I think we’ve, metaphorically or in real life, have experienced that. We’re on the climb and it’s like, wait, what am I climbing towards? Is this going to be worth it? I want to be the candle holder for you to say it’s going to be worth the view.
It’s been really interesting because throughout this entire process, I really went against all the grain, but I’ve done it in a way that has felt really grace-filled and also just really true to the pages in this book. I remember even when building the team of humans that would support me throughout this process, from my agent to my editors, the people that I’m letting into this process before anyone else sees it, I remember saying that I will do this and I will stay in full alignment. The only way that I’m going to do this is if I stay absolutely true.
How many times have we heard authors say that they wrote the book that they needed and I think that’s a beautiful place to write from, but I wrote the book that I live by, and I think that’s different.
Naked on a Stage
Brooklyn: You’re on the cusp of having your stories out there, experiences from your life people haven’t yet heard — how does it feel to know people are going to finally read these stories?
Jenna: It feels like you’re standing naked on a stage. I remember when my mom came over during the process and this was after I had fully committed to this whole thing and I gave her one chapter to read and she was sitting on my couch reading it, and I was like, pacing. I was asking does it suck? Is it good? What do you think, mom? Anything? Can you put a smile on your face? What do you think? It reminded me that this work matters regardless of where it lands.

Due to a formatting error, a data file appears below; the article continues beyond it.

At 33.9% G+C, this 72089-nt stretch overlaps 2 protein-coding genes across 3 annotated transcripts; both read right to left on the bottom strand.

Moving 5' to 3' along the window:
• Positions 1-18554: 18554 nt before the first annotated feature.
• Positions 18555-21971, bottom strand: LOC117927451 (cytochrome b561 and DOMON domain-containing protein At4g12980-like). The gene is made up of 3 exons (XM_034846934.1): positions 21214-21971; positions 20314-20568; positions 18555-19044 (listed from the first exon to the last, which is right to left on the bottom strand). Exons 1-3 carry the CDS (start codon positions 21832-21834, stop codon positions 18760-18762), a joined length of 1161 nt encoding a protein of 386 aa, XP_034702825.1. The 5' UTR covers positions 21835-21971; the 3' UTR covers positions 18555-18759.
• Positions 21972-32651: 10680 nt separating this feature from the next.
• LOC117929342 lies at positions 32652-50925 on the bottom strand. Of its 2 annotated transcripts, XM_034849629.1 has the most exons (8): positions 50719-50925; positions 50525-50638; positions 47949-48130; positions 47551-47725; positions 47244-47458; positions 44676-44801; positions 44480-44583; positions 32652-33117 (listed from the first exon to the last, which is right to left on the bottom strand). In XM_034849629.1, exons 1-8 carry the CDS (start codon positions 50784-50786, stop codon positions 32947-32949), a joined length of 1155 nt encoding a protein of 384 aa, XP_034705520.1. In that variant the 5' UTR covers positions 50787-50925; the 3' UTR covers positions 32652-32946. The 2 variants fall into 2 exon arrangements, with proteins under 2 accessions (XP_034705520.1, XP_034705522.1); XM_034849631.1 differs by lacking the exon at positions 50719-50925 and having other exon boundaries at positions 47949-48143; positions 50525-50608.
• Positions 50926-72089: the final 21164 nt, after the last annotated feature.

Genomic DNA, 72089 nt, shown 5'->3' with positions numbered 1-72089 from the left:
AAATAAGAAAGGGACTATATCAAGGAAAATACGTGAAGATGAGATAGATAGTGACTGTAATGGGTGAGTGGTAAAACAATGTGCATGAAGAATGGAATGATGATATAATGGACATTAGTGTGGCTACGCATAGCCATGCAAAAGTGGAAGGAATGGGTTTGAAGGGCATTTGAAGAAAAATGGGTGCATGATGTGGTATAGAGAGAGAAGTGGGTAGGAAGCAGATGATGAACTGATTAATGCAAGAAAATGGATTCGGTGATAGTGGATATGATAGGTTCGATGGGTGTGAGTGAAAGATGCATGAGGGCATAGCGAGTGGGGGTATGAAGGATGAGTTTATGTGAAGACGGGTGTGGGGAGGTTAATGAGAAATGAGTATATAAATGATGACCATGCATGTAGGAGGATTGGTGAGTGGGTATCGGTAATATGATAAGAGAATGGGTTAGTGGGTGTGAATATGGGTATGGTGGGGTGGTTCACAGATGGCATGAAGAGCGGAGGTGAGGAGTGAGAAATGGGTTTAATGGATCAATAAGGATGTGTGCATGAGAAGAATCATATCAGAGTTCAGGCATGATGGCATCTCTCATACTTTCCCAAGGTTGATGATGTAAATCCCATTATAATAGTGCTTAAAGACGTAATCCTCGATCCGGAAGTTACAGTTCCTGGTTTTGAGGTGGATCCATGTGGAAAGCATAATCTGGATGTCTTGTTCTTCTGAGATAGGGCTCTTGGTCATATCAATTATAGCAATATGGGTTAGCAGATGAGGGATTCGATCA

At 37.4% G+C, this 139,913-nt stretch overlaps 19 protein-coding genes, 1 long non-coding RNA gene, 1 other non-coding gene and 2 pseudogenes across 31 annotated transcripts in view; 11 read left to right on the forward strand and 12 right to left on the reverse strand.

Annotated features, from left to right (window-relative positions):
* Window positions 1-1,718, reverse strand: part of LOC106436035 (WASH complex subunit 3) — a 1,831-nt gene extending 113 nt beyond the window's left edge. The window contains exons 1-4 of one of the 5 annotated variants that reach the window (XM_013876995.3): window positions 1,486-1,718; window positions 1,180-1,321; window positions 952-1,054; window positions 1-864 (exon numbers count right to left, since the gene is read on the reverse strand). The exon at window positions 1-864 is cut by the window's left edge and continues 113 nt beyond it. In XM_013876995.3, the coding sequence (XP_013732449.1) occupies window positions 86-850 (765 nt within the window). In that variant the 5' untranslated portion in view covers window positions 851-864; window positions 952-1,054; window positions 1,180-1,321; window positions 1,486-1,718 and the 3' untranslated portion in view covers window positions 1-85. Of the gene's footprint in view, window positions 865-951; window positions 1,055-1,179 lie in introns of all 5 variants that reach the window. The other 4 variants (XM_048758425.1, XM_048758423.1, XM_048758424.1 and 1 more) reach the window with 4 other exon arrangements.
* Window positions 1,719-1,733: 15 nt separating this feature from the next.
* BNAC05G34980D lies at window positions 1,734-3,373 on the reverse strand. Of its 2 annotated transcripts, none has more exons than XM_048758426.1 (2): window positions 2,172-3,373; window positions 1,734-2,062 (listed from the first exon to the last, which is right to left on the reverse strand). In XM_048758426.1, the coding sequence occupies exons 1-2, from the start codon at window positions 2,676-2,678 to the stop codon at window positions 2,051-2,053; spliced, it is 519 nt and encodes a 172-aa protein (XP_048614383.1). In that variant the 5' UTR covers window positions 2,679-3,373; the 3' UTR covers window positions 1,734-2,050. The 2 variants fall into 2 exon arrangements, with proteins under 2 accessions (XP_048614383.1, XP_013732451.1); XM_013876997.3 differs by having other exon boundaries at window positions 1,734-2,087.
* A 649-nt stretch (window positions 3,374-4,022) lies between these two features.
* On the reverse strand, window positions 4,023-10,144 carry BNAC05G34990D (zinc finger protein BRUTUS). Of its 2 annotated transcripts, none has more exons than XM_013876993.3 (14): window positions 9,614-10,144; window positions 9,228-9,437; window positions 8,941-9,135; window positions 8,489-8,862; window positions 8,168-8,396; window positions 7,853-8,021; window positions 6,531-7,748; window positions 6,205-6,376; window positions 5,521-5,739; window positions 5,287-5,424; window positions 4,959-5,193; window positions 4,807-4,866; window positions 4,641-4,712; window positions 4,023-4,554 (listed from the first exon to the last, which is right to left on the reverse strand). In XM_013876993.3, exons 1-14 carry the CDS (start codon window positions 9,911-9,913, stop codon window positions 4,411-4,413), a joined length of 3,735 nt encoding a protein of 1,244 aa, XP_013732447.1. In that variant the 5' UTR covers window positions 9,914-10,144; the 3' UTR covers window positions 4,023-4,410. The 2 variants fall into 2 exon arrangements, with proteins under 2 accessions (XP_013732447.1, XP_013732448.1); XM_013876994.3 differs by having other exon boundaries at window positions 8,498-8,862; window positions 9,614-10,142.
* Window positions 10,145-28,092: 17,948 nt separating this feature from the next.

I vulnerably share everything. I show up on the internet in my underwear, so it’s not like I’m someone that’s afraid to be vulnerable, but this feels like a different layer. This feels like a depth that hasn’t been touched.
It brings me back to the early days of entrepreneurship where you worry more about what the people in your life, the people who are supposed to support you, will think versus the strangers. When I think about my aunt reading it, or my neighbor reading it or whatever, it feels like I’m revealing a part of me that maybe they haven’t met in a while, or they have never met, or they entered my life at a different season and they never knew that version of me. And so it is different. It’s vulnerable, it’s exciting.
More from This Episode
It was such a gift to sit down with my teammate and friend to dig into the last few years of my life (crazy to think this was a project YEARS in the making!) Brooklyn asked some juicy questions, so hit play to hear me talk more about the transition from online marketing extraordinaire to author, how I’ve balanced book life and all other aspects of my life, and more.
And of course, don’t forget to snag your copy of my first book, How Are You, Really? out RIGHT now, like as we speak. Get it at howareyoureallybook.com or wherever you like to get your books, friends.